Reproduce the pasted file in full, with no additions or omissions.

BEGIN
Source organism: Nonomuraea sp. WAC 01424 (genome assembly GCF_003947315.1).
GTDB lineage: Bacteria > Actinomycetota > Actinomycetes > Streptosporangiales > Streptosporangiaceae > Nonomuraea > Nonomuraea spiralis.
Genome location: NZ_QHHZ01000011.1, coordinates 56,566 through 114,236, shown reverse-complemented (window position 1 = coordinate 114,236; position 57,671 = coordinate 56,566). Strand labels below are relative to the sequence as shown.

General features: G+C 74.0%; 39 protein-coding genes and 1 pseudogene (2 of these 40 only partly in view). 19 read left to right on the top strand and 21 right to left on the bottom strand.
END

Source organism: Nonomuraea sp. WAC 01424 (genome assembly GCF_003947315.1).
GTDB lineage: Bacteria > Actinomycetota > Actinomycetes > Streptosporangiales > Streptosporangiaceae > Nonomuraea > Nonomuraea spiralis.
Genome location: NZ_QHHZ01000011.1, coordinates 56,566 through 114,236, shown reverse-complemented (window position 1 = coordinate 114,236; position 57,671 = coordinate 56,566). Strand labels below are relative to the sequence as shown.

General features: G+C 74.0%; 39 protein-coding genes and 1 pseudogene (2 of these 40 only partly in view). 19 read left to right on the top strand and 21 right to left on the bottom strand.